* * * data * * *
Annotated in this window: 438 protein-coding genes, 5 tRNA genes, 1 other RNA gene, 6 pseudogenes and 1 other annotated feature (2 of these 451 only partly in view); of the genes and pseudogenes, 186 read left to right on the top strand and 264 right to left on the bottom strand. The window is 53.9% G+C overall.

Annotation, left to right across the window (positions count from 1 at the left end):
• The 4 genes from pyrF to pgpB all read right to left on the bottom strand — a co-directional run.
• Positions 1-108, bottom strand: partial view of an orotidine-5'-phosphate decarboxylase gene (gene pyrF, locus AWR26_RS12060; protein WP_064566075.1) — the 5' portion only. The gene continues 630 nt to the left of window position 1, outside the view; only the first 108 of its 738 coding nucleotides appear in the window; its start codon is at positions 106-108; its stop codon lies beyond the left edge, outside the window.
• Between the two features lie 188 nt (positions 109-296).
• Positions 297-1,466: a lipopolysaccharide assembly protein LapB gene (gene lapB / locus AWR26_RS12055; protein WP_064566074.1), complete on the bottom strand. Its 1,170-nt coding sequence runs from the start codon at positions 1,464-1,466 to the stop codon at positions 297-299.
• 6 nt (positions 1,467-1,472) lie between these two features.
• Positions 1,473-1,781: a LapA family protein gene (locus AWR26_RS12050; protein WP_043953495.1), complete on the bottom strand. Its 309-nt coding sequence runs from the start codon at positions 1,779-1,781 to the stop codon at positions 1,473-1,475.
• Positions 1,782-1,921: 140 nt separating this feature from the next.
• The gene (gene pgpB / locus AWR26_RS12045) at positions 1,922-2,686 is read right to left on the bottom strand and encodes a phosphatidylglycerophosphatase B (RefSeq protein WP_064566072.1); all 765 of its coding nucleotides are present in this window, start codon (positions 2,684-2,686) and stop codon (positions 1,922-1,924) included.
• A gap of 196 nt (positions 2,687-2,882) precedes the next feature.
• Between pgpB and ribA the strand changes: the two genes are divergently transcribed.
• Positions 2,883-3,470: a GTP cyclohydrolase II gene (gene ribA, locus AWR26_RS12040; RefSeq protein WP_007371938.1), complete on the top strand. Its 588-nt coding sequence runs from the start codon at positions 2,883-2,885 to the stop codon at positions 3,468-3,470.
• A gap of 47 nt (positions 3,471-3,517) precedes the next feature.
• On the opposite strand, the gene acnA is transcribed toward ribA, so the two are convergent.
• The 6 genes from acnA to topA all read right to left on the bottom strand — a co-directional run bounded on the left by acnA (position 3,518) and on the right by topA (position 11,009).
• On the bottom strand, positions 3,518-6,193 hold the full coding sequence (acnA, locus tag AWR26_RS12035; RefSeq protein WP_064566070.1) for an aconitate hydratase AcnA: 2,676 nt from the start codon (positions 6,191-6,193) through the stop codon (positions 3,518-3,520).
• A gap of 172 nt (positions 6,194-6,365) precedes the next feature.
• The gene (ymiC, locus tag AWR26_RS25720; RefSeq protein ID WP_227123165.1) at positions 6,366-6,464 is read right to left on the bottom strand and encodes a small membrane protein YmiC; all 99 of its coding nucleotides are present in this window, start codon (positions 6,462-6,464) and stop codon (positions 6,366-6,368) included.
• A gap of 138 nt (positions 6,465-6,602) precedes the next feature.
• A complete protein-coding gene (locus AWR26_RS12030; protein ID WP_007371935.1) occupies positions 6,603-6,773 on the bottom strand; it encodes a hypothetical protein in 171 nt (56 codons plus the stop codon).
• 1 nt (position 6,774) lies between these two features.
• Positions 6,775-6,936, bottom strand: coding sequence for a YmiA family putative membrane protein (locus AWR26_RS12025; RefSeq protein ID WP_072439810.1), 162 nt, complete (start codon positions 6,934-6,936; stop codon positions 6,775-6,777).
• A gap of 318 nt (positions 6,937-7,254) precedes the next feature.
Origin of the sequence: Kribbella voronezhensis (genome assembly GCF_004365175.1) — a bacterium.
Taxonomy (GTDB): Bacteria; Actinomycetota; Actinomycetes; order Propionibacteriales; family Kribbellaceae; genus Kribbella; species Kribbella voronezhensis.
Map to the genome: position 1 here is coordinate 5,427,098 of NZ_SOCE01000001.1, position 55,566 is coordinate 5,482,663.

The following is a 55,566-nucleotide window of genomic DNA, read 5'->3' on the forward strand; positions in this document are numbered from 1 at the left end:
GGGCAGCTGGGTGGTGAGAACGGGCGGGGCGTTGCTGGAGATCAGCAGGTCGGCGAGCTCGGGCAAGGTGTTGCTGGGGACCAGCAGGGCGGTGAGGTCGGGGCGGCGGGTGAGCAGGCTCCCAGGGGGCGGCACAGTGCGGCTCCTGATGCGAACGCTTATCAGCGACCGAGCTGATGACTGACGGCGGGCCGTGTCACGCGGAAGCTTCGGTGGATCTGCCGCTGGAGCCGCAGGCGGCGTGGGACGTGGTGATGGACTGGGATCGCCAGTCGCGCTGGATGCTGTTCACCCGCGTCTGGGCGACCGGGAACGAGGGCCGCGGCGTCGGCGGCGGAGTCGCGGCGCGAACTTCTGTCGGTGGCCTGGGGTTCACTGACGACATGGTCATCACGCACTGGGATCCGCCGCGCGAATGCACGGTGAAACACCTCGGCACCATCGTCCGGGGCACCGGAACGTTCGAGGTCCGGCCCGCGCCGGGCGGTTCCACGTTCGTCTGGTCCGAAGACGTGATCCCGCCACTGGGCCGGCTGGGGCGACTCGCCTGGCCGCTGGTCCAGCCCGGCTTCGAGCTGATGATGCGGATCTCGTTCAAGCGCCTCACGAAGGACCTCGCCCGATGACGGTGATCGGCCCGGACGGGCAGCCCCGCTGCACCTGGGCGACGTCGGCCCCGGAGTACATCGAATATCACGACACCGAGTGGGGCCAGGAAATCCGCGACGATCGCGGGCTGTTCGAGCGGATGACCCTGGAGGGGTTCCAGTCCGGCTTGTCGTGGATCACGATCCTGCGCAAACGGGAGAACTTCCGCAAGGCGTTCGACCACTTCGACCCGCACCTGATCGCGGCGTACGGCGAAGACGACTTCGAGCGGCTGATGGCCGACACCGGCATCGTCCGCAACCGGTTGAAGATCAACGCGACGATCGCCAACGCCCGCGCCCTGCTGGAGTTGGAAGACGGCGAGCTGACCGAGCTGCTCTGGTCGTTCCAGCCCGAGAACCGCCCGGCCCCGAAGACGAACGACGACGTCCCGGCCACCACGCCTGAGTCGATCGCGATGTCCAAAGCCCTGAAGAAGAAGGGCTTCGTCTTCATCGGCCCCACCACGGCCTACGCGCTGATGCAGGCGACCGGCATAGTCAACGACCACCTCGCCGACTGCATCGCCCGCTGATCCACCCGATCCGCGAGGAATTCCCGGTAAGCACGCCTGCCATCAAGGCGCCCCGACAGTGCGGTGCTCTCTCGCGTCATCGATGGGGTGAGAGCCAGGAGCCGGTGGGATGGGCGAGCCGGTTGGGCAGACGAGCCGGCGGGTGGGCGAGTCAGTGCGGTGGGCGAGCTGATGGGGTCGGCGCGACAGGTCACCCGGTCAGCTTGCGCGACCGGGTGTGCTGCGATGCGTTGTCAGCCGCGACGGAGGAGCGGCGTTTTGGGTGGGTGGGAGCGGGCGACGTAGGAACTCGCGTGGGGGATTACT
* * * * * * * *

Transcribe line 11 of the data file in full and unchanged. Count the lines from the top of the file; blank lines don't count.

• A gap of 196 nt (positions 2,687-2,882) precedes the next feature.